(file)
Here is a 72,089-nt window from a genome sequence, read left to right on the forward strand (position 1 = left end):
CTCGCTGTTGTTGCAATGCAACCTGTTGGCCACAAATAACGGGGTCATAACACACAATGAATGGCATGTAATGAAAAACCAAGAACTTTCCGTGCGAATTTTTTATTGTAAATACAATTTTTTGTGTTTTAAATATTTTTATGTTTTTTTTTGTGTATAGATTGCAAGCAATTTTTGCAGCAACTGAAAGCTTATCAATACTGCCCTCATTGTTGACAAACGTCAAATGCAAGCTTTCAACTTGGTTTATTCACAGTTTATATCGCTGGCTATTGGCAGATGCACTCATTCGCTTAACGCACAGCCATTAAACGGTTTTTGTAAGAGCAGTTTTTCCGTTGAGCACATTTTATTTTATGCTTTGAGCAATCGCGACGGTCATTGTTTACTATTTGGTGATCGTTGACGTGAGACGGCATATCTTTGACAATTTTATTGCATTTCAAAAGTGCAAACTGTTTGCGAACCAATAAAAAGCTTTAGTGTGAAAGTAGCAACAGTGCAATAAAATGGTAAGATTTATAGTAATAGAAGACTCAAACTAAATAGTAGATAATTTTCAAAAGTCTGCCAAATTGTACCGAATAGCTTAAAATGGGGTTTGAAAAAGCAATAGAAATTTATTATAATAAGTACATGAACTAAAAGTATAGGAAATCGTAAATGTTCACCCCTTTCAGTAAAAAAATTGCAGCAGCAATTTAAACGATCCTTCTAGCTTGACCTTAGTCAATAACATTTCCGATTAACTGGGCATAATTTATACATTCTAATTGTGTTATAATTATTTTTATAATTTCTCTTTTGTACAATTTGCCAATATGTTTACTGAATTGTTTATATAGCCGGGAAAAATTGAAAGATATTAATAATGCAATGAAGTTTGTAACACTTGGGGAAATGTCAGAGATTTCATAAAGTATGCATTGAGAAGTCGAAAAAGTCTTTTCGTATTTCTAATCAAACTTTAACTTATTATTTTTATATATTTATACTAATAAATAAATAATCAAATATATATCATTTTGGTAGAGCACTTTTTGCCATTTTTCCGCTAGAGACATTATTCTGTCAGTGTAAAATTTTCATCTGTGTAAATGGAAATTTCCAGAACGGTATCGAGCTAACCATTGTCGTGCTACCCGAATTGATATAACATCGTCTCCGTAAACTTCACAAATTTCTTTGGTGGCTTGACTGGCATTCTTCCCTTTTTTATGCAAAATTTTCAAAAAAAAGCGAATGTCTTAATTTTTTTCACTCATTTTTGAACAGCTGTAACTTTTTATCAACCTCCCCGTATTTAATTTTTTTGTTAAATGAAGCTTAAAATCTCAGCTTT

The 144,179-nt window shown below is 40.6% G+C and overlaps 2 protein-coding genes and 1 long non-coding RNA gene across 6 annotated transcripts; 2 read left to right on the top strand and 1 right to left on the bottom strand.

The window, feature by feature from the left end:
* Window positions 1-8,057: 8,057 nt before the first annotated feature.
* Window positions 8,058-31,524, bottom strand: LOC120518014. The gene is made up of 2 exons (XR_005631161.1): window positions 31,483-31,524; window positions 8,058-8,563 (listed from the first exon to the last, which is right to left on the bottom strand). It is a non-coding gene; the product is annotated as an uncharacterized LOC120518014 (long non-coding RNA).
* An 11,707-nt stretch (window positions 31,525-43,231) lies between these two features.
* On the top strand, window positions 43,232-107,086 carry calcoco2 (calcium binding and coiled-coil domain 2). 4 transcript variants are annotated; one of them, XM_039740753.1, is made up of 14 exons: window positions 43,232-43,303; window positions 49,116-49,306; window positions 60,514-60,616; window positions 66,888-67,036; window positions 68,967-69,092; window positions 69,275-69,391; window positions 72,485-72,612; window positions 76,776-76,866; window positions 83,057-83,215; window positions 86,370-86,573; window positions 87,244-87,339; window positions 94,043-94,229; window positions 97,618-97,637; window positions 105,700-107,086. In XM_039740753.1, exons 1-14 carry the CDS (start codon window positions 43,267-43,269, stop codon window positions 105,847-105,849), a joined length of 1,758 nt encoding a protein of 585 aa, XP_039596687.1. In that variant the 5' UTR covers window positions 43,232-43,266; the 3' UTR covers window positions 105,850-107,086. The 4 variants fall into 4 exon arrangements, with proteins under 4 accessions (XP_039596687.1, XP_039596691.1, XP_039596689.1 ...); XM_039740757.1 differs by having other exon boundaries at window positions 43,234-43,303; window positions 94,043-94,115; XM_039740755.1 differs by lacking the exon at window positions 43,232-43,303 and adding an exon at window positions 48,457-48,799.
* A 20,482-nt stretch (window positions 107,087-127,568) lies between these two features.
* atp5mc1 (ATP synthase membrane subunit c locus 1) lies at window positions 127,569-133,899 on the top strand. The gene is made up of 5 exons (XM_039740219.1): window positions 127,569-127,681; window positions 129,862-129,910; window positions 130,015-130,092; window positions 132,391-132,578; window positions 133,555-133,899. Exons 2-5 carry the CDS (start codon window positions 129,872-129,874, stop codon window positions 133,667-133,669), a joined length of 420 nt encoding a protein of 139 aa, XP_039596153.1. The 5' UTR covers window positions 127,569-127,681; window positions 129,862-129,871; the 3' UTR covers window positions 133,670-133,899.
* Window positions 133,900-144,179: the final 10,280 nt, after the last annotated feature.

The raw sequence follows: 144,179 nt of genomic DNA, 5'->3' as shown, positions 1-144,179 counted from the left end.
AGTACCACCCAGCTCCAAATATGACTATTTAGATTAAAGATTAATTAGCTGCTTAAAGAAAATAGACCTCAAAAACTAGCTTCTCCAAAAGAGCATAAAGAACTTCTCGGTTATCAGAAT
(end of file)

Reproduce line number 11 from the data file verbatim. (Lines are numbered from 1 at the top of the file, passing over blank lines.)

* Window positions 133,900-144,179: the final 10,280 nt, after the last annotated feature.